Mojave Mirrors: World’s Largest Solar Plant Ready to Shine (National Geographic)

The U.S. Fish and Wildlife Service recognizes that it has not evaluated the potential long-term effects of big renewable energy projects that fragment or isolate desert tortoise conservation areas, possibly "cutting off gene flow between these areas." (Photo credit: Pierre Fidenci, UC Berkeley via Wikimedia Commons)

The U.S. Fish and Wildlife Service recognizes that it has not evaluated the potential long-term effects of big renewable energy projects that fragment or isolate desert tortoise conservation areas. (Photo credit: Pierre Fidenci, UC Berkeley via Wikimedia Commons)

The Ivanpah Valley of the Mojave Desert in California is home to spiky yucca trees, long-nosed leopard lizards, loggerhead shrikes, and a rare species of tortoise—and soon, the largest solar thermal energy plant in the world.

More than six years in the making, the Ivanpah plant is now slated to begin generating power before summer’s end. It was designed by BrightSource Energy to use more than 170,000 mirrors to focus sunlight onto boilers positioned atop three towers, which reach nearly 500 feet (150 meters) into the dry desert air. The reflected sunlight heats water in the boilers to make steam, which turns turbines to generate electricity—enough to power more than 140,000 homes.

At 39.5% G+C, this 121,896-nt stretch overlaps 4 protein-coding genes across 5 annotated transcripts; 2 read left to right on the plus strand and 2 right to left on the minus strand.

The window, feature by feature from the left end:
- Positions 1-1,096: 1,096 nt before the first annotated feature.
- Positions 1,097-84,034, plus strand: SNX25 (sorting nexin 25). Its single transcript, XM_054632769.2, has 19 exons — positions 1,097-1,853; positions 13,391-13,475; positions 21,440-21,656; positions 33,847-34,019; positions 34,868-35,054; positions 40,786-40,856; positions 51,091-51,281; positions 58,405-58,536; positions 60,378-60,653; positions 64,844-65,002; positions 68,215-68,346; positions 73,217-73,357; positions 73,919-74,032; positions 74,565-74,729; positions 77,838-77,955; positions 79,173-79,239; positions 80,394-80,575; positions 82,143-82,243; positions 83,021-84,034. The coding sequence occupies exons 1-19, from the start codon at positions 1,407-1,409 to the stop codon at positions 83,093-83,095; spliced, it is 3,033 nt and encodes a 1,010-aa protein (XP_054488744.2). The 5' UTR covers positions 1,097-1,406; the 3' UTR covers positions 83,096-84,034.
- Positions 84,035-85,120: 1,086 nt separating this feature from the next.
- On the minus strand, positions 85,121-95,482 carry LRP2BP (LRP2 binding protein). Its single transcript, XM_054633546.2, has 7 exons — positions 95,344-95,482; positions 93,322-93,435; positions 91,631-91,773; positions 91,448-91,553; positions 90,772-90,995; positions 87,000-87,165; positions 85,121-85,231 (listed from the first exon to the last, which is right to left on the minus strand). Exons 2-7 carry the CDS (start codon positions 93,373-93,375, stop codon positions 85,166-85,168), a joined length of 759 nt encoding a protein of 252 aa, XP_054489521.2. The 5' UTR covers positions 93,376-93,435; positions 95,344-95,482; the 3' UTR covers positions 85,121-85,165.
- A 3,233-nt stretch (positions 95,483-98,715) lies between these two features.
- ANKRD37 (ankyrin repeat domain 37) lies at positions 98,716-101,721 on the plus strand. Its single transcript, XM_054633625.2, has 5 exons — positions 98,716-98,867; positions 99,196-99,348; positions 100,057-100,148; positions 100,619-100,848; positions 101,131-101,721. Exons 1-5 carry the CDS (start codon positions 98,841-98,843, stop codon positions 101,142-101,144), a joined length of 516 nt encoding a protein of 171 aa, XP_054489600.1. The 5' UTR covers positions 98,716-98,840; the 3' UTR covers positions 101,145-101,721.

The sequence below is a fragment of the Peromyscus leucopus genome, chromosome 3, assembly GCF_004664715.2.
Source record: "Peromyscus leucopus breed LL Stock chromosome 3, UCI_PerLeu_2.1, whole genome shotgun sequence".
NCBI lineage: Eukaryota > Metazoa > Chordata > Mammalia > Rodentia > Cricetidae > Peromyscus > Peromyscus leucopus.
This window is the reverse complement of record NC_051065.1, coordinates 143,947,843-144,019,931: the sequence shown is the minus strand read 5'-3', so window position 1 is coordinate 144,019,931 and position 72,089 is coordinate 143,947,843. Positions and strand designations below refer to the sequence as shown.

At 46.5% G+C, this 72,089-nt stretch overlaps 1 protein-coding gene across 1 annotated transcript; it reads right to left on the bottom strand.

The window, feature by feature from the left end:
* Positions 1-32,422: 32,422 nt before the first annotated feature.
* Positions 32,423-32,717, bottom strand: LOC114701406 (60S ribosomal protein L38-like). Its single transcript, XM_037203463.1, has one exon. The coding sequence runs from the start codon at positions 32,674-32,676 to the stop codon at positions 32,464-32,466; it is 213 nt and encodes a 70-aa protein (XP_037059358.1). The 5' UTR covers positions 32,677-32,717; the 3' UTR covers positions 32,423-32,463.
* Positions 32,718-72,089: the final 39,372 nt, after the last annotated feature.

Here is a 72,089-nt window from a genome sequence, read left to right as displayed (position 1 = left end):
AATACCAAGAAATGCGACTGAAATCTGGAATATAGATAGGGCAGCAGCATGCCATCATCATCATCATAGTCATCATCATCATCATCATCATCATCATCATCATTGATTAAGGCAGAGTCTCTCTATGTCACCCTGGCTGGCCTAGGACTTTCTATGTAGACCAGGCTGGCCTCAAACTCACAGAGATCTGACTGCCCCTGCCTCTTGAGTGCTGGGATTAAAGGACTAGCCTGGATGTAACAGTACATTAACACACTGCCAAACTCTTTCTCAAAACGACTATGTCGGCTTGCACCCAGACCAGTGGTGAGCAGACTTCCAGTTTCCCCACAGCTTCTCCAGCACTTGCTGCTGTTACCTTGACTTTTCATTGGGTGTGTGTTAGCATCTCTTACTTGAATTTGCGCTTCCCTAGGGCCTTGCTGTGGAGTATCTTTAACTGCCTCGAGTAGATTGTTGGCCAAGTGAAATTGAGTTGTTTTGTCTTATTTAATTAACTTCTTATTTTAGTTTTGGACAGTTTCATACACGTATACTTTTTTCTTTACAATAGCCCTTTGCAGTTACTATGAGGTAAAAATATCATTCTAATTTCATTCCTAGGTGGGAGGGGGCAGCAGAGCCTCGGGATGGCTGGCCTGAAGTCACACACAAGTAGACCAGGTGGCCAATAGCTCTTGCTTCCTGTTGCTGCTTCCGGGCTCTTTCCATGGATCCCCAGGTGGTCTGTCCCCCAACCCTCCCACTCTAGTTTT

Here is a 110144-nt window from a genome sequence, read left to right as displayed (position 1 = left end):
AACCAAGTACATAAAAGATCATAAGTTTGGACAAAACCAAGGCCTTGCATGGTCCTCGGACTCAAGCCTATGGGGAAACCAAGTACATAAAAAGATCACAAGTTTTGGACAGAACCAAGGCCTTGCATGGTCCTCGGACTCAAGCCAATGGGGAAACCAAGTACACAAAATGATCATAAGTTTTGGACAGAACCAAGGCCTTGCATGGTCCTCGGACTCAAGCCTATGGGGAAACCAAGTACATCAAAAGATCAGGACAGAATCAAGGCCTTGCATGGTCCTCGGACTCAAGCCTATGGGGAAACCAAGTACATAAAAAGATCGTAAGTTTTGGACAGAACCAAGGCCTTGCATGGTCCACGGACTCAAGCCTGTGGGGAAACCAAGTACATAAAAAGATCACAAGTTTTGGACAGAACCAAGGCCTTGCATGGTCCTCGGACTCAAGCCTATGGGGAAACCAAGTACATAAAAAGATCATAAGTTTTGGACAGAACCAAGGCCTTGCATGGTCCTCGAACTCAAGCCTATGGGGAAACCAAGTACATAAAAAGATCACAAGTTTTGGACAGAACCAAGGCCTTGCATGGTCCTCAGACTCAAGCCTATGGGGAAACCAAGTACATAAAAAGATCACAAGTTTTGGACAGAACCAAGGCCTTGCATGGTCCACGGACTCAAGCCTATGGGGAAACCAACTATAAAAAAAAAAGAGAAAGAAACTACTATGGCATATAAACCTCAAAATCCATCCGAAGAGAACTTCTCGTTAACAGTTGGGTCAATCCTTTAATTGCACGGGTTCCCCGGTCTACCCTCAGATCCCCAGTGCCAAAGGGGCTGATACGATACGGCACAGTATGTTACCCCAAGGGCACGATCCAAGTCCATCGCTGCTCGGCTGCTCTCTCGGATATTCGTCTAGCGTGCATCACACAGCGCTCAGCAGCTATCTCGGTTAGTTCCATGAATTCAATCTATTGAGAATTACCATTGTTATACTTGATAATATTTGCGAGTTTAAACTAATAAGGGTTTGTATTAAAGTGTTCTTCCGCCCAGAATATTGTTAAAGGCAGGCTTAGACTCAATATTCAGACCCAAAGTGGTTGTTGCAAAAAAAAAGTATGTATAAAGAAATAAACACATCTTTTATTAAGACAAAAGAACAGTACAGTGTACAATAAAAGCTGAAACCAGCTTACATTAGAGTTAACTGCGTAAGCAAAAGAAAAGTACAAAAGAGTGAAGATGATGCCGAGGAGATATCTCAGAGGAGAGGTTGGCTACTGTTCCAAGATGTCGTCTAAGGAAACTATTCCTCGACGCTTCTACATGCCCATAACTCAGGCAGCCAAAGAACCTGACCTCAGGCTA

At 377 megawatts (MW), Ivanpah’s capacity is more than double that of the Andusol, Solnava, or Extresol power stations in southern Spain, which previously were the largest in the world (150 MW each). The 1980s-era SEGS, or Solar Energy Generating System, also in the Mojave, about 100 miles southwest of Ivanpah, has a 354-MW capacity, but it is a collection of nine plants.

The huge Ivanpah solar plant in the Mojave Desert is part of a push to expand renewable energy on U.S. federal land. (Photo credit: Flickr user craigdietrich)

The huge Ivanpah solar plant in the Mojave Desert is part of a push to expand renewable energy on U.S. federal land. (Photo credit: Flickr user craigdietrich)

Viewed from above, the mirrors seem to angle their faces like enormous silvery blooms craning to the sun. At ground level, the facility stands on a 3,500-acre swath of federal land inhabited by the threatened desert tortoise (Gopherus agassizii). Once found across deserts of the American West, the species now inhabits parts of California, Utah, Arizona, and Nevada. But its numbers have dwindled: Scientists estimate some populations have declined by as much as 90 percent.

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